The company that Elon Musk is most known for, obviously, is Tesla. It's been extraordinarily successful and made him one of the richest people in the world. But his true love may be SpaceX, the rocket company whose technology may one day be used in getting humans to Mars. But even if interplanetary trips are a long way off, there's no historical precedent for the sheer scale of the outer space dominance that Elon Musk has built out. Between his rockets and his satellite-based internet company Starlink, no one individual has ever completely dominated outer space this way. So where are these businesses going and how do they fit into the Elon empire? On this episode, we speak to three of our Bloomberg colleagues who have covered Musk and his businesses. First, we talk about the history and science of rockets with Bloomberg News reporter Ashlee Vance, the author of the book, When the Heavens Went on Sale: The Misfits and Geniuses Racing to Put Space Within Reach. Then we speak with Dana Hull and Max Chafkin, two of the hosts of Bloomberg's Elon Inc. podcast, about Musk's broader constellation of companies and how they all fit together.See omnystudio.com/listener for privacy information.
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Comments (61)

Granny InSanDiego

Nuclear power is hugely expensive. The Levelized Cost of Energy (LCOE) to produce 1 megawatt-hour (MWh) of power from a solar farm is US$ 40, according to a 2020 report. The LCOE of nuclear power facilities, in contrast, is US$ 155  to produce the same amount. So FOUR TIMES AS EXPENSIVE. And nuclear power is DANGEROUS and results in deadly side products for which there is no disposal mechanism.

May 31st
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Granny InSanDiego

The underlying assumptions are that electricity generation, a commodity that EVERY AMERICAN USES, should 1)generate a profit & 2)that it should be run by an investor owned utility-IOU. There are over 2000 publicly owned electric utilities in the US. In California, Sacramento and Los Angeles have publicly owned electric systems. San Diego has an IOU. Per kwh, San Diegans pay twice what LosAngelinos pay & triple what Sacramentans pay. All electric generation should be publicly owned!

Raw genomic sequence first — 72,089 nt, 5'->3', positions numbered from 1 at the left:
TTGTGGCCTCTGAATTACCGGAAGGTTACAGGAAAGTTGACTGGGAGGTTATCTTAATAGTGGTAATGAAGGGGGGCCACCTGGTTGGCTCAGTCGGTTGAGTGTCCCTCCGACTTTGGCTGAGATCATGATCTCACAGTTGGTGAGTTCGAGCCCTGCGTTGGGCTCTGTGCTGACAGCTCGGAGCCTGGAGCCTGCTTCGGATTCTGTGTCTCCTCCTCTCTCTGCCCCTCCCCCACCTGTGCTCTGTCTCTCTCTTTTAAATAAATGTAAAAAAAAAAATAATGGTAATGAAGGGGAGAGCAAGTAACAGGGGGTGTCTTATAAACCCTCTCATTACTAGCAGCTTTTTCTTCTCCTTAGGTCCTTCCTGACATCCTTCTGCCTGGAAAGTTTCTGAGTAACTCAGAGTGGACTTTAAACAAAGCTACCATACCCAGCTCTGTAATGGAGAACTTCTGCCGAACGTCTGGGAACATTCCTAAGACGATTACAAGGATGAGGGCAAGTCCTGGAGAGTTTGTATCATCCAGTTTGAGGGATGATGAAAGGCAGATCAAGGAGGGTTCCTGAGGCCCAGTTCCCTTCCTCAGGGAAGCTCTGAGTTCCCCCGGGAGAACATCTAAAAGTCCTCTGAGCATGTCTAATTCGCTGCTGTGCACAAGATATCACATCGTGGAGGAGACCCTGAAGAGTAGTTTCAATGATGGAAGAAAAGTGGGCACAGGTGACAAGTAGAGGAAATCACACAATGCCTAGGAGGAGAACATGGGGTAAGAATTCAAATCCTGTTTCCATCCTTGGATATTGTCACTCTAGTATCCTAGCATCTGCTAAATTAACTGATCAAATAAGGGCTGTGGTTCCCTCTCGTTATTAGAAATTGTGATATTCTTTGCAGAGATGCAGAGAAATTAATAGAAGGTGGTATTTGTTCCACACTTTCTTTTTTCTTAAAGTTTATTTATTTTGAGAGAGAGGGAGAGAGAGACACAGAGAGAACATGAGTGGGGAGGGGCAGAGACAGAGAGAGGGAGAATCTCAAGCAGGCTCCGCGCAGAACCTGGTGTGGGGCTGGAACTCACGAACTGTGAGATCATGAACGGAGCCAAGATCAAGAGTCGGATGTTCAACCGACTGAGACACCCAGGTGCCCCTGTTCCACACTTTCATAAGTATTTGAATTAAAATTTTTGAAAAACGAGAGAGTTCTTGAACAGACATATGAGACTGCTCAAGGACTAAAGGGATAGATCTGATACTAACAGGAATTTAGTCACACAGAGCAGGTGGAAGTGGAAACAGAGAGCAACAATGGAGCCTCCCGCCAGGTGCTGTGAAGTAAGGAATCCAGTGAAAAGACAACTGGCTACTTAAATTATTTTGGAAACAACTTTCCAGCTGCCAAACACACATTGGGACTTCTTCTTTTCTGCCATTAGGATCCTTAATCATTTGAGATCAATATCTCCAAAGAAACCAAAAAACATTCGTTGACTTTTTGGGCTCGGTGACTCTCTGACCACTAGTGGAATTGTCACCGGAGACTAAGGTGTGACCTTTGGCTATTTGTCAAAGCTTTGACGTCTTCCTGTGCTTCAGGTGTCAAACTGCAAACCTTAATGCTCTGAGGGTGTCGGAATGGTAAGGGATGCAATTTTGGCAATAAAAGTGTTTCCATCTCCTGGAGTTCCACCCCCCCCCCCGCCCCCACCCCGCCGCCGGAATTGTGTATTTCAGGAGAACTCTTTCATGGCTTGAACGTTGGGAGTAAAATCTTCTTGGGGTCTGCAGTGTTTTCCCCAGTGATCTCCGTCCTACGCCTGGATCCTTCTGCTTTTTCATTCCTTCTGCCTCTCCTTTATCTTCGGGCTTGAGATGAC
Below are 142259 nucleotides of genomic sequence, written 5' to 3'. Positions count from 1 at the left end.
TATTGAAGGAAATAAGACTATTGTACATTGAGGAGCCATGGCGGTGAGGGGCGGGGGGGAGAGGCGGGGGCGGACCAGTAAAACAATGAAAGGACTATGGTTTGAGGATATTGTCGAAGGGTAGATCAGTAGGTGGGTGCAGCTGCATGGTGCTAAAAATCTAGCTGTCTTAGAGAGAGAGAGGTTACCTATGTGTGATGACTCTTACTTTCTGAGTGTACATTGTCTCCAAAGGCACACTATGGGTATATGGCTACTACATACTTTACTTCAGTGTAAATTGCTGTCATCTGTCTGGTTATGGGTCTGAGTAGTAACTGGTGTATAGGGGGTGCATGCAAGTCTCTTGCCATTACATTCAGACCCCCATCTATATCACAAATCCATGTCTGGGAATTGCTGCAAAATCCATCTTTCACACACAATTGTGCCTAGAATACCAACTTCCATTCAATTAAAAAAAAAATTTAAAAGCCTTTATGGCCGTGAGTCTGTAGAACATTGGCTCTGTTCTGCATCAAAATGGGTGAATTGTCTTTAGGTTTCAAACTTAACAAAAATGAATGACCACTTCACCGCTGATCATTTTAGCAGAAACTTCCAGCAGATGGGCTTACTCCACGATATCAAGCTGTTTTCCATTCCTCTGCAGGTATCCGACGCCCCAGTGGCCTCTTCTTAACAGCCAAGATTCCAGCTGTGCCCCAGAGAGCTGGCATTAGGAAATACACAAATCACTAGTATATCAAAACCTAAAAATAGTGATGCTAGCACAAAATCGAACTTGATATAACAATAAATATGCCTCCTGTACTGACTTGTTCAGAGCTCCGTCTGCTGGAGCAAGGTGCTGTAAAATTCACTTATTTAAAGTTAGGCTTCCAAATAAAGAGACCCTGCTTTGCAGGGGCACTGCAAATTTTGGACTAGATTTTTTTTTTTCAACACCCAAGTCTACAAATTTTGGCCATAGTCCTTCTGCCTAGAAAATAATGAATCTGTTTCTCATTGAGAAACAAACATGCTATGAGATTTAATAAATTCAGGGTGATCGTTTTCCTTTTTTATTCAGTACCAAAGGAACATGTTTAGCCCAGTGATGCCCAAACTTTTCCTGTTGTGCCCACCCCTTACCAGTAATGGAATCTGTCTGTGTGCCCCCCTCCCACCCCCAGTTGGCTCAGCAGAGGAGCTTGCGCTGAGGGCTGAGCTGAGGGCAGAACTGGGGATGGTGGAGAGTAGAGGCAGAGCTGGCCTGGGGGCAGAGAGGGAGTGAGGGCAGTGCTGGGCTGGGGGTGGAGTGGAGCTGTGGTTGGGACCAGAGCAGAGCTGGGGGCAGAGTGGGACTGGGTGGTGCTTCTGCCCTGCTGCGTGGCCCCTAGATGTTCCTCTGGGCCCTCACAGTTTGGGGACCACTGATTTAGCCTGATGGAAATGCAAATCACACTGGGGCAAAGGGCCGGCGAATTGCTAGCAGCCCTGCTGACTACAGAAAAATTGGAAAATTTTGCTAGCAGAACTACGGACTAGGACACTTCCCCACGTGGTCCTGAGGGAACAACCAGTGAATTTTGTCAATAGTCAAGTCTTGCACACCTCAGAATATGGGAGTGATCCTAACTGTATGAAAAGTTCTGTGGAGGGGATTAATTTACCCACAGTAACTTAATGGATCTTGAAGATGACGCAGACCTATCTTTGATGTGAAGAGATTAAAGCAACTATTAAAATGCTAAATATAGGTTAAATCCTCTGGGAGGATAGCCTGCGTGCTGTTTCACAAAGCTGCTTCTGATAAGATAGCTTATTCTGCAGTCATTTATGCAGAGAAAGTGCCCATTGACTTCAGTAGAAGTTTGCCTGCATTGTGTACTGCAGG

May 31st
Reply (5)

Annette Bickel

learned alot about copper from listening to this. Excellent interview.

May 21st
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Granny InSanDiego

This is a new low for this fundamentally boring and useless podcast.

May 12th
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Granny InSanDiego

This is an excellent episode on the abuse of power practiced by the US because the dollar is the world's reserve currency. However, there are now cracks in this system. When the US put extreme sanctions on Russia, Russia, China and India as well as other south Asian nations started trading in other currencies, including and especially the ruble to buy Russian oil at prices much lower than available to countries observing the US sanctions.

Mar 21st
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Granny InSanDiego

In 1995, we attended the graduation ceremony at Carnegie Melon's school of engineering. About 50 grads received PhD degrees. Most of them were Asian and South Asian. Since the 1970s, when China had no high tech professionals, they are now only slightly behind the US. When China could import advanced tech, they did not need to develop their own. By shutting them out, they developed their own capabilities. Soon they will surpass the US and Taiwan.